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      I will paste my compiled comments from the orange site (which were not so coherent, since I was typing them on my phone). The problem is that the article compares apples to oranges, the Darwin version of wc calls a multi-byte character function taking up a significant amount of time, whereas the Go version does not do anything related to multi-byte characters.

      Take the Darwin version linked from the article. Run perf record wc thefile.txt. Then run perf report and you will see iswspace in the call graph. This function tests for white space in wide characters.

      Replace the line

          if (iswspace(wch))


          if (wch == L' ' || wch == L'\n' || wch == L'\t' || wch == L'\v' || wch == L'\f')

      And I get a ~1.7x speedup:

      $ time ./wc ../wiki-large.txt
        854100 17794000 105322200 ../wiki-large.txt
      ./wc ../wiki-large.txt  0.47s user 0.02s system 99% cpu 0.490 total
      $ time ./wc2 ../wiki-large.txt                     
        854100 17794000 105322200 ../wiki-large.txt
      ./wc2 ../wiki-large.txt  0.28s user 0.01s system 99% cpu 0.293 total

      Remove unnecessary branching introduced my multi-character handling [1]. This actually resembles the Go code pretty closely. We get a speedup of 1.8x.:

      $ time ./wc3 ../wiki-large.txt
        854100 17794000 105322200 ../wiki-large.txt
      ./wc3 ../wiki-large.txt  0.25s user 0.01s system 99% cpu 0.267 total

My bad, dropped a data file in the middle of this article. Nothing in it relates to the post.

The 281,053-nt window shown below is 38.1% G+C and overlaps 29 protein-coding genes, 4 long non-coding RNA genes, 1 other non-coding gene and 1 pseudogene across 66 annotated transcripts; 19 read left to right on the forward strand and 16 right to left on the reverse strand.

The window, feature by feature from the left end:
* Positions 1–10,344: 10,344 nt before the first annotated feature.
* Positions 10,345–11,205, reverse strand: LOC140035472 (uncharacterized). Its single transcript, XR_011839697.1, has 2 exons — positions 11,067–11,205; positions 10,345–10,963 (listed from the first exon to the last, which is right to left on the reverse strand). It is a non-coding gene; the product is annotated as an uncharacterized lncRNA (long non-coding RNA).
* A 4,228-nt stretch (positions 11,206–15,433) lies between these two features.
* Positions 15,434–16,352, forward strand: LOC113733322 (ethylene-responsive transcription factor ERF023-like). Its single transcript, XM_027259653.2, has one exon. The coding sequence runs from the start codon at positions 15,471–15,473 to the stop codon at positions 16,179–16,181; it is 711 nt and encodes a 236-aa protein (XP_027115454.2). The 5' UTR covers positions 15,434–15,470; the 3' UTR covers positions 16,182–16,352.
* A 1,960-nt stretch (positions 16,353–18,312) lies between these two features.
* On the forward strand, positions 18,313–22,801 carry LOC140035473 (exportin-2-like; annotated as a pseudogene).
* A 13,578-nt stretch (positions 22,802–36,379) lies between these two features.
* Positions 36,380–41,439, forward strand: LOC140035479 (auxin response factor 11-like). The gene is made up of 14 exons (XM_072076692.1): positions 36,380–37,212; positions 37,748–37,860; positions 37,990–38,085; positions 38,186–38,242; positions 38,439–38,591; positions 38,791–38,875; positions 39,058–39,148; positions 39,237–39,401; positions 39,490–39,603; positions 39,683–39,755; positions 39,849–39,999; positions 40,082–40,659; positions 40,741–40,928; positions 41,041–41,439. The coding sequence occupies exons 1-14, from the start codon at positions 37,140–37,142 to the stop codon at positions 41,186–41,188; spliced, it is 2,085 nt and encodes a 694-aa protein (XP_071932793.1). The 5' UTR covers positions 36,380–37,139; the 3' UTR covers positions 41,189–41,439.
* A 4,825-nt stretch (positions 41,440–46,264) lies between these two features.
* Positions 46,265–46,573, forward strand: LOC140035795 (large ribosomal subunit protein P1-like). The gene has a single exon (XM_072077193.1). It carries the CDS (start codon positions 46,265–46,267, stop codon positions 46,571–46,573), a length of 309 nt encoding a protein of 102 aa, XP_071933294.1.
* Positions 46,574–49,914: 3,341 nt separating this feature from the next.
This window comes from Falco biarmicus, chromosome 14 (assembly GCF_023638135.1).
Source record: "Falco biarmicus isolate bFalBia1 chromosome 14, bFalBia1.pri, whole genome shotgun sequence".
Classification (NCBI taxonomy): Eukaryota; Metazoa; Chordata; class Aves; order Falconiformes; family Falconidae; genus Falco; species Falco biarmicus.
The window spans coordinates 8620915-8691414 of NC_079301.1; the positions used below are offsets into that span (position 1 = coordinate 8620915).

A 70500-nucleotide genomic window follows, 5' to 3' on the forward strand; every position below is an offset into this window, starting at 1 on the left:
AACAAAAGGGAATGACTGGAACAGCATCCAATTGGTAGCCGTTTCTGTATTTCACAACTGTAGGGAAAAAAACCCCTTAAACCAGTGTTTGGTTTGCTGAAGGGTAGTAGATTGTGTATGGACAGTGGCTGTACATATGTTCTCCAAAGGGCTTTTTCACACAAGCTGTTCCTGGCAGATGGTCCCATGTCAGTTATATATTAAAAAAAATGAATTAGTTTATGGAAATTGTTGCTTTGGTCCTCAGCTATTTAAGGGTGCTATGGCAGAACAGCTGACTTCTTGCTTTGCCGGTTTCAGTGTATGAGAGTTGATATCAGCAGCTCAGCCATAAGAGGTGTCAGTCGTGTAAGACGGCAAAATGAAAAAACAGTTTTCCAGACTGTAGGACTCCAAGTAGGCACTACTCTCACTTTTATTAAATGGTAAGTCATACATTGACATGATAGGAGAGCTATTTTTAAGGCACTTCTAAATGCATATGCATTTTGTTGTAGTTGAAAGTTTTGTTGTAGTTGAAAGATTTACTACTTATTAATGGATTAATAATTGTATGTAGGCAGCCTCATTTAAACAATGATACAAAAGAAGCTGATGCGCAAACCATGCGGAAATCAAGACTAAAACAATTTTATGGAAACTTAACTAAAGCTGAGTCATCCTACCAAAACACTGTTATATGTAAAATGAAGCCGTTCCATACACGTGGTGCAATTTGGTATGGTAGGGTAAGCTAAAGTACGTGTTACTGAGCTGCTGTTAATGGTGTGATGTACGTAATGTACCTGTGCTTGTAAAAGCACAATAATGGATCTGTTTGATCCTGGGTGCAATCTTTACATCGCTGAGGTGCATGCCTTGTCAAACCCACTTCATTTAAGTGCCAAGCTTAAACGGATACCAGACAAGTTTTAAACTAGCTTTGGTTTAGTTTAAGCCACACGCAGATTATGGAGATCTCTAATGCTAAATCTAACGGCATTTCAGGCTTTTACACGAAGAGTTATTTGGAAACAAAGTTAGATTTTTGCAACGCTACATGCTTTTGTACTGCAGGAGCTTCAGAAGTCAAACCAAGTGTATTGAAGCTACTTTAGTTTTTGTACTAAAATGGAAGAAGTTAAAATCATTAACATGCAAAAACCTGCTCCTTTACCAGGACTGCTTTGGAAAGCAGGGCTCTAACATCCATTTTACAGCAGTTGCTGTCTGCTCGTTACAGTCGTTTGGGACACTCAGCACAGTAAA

If we take the second table from the article and divide the C result (5.56) by 1.8, the C performance would be ~3.09, which is faster than the Go version (3.72). And why would the C version be ~2x slower than the non-parallelized Go version? They would basically compile to the same small state machine in machine code.

      Edit: I took the Go version from the webpage and ran that on the same data as well:

      $ time ./wcgo ../wiki-large.txt
      854100 17794000 105322200 ../wiki-large.txt
      ./wcgo ../wiki-large.txt  0.32s user 0.02s system 100% cpu 0.333 total

      So, the C version is indeed faster when removing this piece of multi-byte character handling.

      [1] https://gist.github.com/danieldk/f8cdaed4ba255fb2954ded50dd2931ed

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        This is a lot clearer, thank you! I ran your benchmarks and this is what I got on my machine:

        100 MB: 0.33 s, 2032kB

        1 GB: 3.23 s, 2032 KB

        This is indeed slightly faster than the non-parallelized Go version, although it still uses more memory! It does seem strange that it has been written this way.

        Also, I have updated the post to remove the dependency on fmt and to stop manually setting GOMAXPROCS, which has improved performance and memory consumption significantly. You should check it out, I think you’ll find it interesting.

        Additionally, I made the source code available here: https://github.com/ajeetdsouza/blog-wc-go

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      Setting aside all this other stuff, can I just say how impressed I am that the “naive” implementation, clear and clean as it is, is within an order of magnitude of the C version? Sure, it may not have the rigorous error checking of the Ada version, and it might be longer than the first cut of the Rust version that has absurd memory usage, but like wow.

      While still acknowledging that it’s a slightly rolled-out state machine, the code is something I think even a high-schooler could be talked through and expected to maintain. I know that Go’s whole schtick is exactly this sort of work, but I’m nonetheless impressed.